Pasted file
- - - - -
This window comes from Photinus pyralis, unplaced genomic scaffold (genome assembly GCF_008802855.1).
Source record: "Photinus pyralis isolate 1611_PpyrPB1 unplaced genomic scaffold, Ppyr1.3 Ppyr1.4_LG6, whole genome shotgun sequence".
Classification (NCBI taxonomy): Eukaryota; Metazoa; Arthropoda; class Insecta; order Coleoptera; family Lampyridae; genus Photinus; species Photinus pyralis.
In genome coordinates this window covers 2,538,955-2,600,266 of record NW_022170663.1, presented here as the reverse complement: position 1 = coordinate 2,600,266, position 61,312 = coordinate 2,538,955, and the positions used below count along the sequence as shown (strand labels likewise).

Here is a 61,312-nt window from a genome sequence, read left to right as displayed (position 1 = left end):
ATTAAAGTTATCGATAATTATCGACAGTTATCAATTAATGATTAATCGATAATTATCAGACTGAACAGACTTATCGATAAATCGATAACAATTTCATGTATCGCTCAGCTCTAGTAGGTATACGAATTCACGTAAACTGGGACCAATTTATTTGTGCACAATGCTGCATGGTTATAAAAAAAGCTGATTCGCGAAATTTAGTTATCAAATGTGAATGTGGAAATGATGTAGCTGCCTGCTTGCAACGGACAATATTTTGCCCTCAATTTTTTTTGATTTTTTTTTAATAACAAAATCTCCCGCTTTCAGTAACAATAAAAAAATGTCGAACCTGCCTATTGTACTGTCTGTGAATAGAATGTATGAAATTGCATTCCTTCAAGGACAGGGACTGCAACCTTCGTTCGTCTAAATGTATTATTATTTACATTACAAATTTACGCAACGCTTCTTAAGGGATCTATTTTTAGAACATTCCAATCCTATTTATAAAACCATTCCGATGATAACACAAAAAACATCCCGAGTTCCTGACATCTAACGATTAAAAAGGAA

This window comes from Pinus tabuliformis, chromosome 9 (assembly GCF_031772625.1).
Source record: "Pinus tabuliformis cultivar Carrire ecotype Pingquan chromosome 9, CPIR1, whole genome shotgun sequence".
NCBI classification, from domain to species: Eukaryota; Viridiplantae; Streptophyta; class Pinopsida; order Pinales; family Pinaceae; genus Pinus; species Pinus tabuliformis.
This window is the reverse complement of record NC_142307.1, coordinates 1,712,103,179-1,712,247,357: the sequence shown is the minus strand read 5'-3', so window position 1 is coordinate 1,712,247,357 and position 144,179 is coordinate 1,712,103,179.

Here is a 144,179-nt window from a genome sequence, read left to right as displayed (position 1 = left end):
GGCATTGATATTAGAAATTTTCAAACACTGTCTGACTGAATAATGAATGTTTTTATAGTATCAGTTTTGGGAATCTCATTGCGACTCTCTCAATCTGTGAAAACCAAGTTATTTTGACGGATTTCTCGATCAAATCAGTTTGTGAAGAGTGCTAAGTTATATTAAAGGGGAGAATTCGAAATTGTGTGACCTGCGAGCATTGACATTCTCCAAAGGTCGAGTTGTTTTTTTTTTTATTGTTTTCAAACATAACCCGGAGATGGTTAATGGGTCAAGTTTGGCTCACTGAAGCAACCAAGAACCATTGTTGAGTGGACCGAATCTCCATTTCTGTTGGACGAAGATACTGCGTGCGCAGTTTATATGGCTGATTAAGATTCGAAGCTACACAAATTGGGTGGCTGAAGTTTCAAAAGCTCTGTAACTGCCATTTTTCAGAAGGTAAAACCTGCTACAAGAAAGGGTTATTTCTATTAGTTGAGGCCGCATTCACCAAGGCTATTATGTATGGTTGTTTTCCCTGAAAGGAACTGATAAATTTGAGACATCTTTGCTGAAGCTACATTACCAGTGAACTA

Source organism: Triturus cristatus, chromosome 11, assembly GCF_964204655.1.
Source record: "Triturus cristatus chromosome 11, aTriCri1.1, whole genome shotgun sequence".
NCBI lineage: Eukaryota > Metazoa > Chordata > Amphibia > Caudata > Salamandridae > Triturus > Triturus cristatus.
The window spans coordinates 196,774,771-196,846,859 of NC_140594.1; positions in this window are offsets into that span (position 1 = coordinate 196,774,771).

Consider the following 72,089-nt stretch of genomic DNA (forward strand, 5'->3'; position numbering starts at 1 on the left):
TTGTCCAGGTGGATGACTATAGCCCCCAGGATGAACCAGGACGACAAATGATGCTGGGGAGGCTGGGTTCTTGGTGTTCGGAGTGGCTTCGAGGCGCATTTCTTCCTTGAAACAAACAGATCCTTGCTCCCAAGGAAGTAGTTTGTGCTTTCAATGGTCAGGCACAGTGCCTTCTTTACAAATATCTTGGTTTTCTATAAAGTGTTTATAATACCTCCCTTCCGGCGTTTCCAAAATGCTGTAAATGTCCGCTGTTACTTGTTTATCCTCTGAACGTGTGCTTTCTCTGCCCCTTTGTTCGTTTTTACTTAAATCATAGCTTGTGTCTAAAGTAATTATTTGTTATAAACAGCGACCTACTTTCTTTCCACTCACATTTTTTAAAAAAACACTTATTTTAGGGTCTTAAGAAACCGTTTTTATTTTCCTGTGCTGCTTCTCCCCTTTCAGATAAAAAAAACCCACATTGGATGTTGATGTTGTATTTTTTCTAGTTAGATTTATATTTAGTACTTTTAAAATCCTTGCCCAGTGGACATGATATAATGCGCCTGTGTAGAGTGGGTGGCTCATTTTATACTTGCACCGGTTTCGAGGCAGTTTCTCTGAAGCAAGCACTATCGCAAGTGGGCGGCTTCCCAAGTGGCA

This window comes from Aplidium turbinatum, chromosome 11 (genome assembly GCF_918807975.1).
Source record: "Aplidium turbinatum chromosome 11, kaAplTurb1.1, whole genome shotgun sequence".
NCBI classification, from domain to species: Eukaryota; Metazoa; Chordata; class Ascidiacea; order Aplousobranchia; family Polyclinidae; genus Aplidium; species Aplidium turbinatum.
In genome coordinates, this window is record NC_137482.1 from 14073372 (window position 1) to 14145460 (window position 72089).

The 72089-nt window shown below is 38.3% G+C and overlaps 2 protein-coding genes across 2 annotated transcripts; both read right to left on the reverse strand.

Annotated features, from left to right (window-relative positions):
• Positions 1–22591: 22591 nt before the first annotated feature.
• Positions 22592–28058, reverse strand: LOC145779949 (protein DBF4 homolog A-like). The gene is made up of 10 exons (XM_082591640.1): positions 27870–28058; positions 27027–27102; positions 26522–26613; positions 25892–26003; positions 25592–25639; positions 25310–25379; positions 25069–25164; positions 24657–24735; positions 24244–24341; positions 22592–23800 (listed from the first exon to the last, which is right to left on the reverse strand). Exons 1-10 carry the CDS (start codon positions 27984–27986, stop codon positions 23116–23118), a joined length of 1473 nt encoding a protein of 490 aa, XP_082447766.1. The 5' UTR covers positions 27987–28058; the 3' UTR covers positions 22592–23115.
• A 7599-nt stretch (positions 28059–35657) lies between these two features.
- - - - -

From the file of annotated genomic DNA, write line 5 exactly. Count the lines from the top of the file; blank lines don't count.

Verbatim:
Here is a 61,312-nt window from a genome sequence, read left to right as displayed (position 1 = left end):